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Please give me some advice!

Good Evening Everyone!

I'm new to gardening and I wont pretend to know much if anything about it, therefore, when advising please babyfy your advice.

I have bought a house with a patch of dead flowers at the front of the front garden, I have removed the flowers, put some shrubs and pebbles at the front in-between the pavement. I now have a patch of soil between the pebbles and grass, and I have no idea what I can do with it..

- I dont want to extend the garden, I would like flowers of some kind
- I dont want flowers that will die through the winter (I live in the uk and we dont have long summers)
- Finally, I don't want any high hedges

Does anyone have any friendly advice? I was planning to plant some creeping flocks to add colour, thoughts?

I'm sorry about the pitch quality, this site doesn't allow me to upload hq images.

Thank you in advanced.

Joshua

Posts

  • AnniDAnniD South West UKPosts: 11,012
    Hello Joshua  :)
    Can you give a bit more information please, such as is it a sunny or shady site, and whereabouts you are in the UK (just a rough location will do).
  • AnniD said:
    Hello Joshua  :)
    Can you give a bit more information please, such as is it a sunny or shady site, and whereabouts you are in the UK (just a rough location will do).
    Hi Anni!

    It is not overshadowed by the house and gets sun throughout the day, not as much as the back garden however. I live in the midlands, we will have a hot summer eventually, but it is still cold at the moment.

    ty

    Joshua
  • AnniDAnniD South West UKPosts: 11,012
    OK, you could look at things such as lavender, that will give you some colour and is good for attracting bees, but it can sometimes look a little tatty in Winter.
    To save me having to think too hard at this time of night, l've found a list here that might give you some ideas. 
     https://www.thompson-morgan.com/top-10-evergreen-shrubs-for-small-gardens

    As it's alongside a driveway you might find that you have some of the concrete footings close to the edge, also if you're keeping the grass remember to allow for the manoeuvring of the mower. You might want to think about making the bed a bit bigger or possibly removing the grass altogether? It comes down to practicality and what works best for you.
    It's a good idea to dig it over and maybe add some feed before planting.

    I'm sure others will be along with ideas, there's a lot of information around here !
  • FairygirlFairygirl west central ScotlandPosts: 49,148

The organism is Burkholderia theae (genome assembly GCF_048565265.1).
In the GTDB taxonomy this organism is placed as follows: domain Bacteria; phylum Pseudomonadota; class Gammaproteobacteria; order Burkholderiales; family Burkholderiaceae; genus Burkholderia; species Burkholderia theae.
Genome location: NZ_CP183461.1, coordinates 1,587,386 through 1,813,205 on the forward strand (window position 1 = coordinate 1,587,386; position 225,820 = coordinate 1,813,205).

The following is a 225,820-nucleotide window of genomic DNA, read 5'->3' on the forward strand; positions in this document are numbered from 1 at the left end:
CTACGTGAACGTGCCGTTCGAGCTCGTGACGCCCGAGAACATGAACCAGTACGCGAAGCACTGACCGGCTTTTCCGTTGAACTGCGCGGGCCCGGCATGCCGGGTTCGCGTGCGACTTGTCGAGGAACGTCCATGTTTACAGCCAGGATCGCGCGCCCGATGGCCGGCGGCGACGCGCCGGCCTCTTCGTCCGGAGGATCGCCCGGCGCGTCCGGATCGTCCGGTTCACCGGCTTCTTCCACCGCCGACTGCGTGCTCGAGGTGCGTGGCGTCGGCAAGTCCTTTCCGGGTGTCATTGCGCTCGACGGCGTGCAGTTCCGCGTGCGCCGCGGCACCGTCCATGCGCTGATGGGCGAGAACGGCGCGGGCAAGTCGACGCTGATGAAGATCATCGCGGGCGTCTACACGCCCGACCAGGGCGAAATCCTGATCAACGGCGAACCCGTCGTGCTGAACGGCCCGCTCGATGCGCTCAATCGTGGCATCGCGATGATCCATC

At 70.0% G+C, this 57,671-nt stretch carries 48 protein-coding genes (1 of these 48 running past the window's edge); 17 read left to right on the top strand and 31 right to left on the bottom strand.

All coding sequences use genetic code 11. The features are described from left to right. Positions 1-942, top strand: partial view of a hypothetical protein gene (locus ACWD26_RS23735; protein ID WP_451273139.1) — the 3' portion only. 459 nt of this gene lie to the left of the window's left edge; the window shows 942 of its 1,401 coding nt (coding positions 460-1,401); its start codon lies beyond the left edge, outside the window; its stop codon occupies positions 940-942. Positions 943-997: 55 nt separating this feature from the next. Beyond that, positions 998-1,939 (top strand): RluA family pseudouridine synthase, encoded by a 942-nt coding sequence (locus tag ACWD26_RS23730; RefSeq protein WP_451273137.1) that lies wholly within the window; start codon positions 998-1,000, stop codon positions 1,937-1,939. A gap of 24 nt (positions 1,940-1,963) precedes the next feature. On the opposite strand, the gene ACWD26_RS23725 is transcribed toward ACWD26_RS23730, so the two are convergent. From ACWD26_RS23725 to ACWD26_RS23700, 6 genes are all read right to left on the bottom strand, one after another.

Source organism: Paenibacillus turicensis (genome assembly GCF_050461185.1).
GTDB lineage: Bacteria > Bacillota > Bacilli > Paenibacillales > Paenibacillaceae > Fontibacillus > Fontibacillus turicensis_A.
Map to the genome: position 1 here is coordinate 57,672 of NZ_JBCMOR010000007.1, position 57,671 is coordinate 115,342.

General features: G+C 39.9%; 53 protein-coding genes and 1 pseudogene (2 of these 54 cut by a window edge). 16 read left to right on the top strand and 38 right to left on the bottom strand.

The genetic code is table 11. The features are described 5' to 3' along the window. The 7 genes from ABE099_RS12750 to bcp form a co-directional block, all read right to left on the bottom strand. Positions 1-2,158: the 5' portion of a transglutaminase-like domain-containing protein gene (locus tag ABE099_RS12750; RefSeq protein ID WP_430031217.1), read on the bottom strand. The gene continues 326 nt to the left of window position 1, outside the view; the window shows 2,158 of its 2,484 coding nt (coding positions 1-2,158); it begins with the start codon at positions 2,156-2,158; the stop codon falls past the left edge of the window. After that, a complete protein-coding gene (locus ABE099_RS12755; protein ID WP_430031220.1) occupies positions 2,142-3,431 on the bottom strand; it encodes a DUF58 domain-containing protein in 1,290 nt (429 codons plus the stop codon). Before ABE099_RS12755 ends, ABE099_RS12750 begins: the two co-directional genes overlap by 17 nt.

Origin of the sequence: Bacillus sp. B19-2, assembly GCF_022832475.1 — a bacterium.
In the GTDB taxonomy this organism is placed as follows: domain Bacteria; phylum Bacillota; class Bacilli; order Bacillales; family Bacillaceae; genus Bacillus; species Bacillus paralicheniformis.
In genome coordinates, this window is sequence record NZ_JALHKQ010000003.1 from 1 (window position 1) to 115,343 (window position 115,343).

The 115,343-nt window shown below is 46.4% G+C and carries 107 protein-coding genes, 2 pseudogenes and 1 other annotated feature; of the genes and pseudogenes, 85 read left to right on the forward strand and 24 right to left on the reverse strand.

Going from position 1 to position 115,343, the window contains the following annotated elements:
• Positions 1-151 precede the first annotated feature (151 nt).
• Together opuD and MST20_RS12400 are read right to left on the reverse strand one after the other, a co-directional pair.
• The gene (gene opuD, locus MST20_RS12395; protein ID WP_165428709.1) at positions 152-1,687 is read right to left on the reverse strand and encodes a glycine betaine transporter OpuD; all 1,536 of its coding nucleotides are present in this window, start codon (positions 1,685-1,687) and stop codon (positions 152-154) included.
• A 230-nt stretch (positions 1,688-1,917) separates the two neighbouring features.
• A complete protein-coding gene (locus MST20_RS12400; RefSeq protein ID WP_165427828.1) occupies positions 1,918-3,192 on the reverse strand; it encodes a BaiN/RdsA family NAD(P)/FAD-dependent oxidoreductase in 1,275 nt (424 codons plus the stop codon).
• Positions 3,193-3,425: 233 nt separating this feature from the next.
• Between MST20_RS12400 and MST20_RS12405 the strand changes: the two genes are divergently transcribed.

I'd agree with @AnniD that you might be better removing the grass as it's such a tiny strip anyway.  :)
    What have you already planted? It looks like hedging of some kind. If so, you'll need to bear in mind that it can affect what you plant nearby, and you'll need a bit of room for maintaining that  :)
    If it's sunny, and the ground drains well, shrubs like Hebes will give you some evergreens, and you can add other perennials  around them, like hardy geraniums, which give a long season of interest and are easy to look after. You could add bulbs for spring as well, and that will give you more flowers without a lot of work.  Simple evergreens like Euonymous will also provide year round cover and need virtually no maintenance other than the odd trim if they get a bit too sprawling. If you like them, things like Phormiums would give all year colour.
    The alpine phloxes you mention would be fine there too, but make sure they don't get overshadowed by anything bigger. 
    You can add a few 'vertical' plants too, so that it isn't all one height. There are lots of different ones from Lychnis and Veronicas, to Liatris and Lilies, and also Asters and Crocosmia for later in the year and going into autumn.
    Just check the rough sizes plants will eventually make, so that they're not crowded too much. Shrubs take a while to grow to full size  :)
    It's a place where beautiful isn't enough of a word....


  • GardenerSuzeGardenerSuze I garden in South Notts on an improved clay soil Posts: 3,118
    @joshualukebeirne It is important to know what sort of soil you have before you start. This will affect which plants you buy, you could be wasting money on the  wrong plants. Again I would get rid the lawn, far less hard work in the long run rather than dragging out a lawn mower.

    Do you know the names of the plants that form the hedge please? Overall you will want the space to look green if it is to look natural. Euonymous is a good choice they can be pruned which is vital in a small space, Green Pillar or maybe E fortunei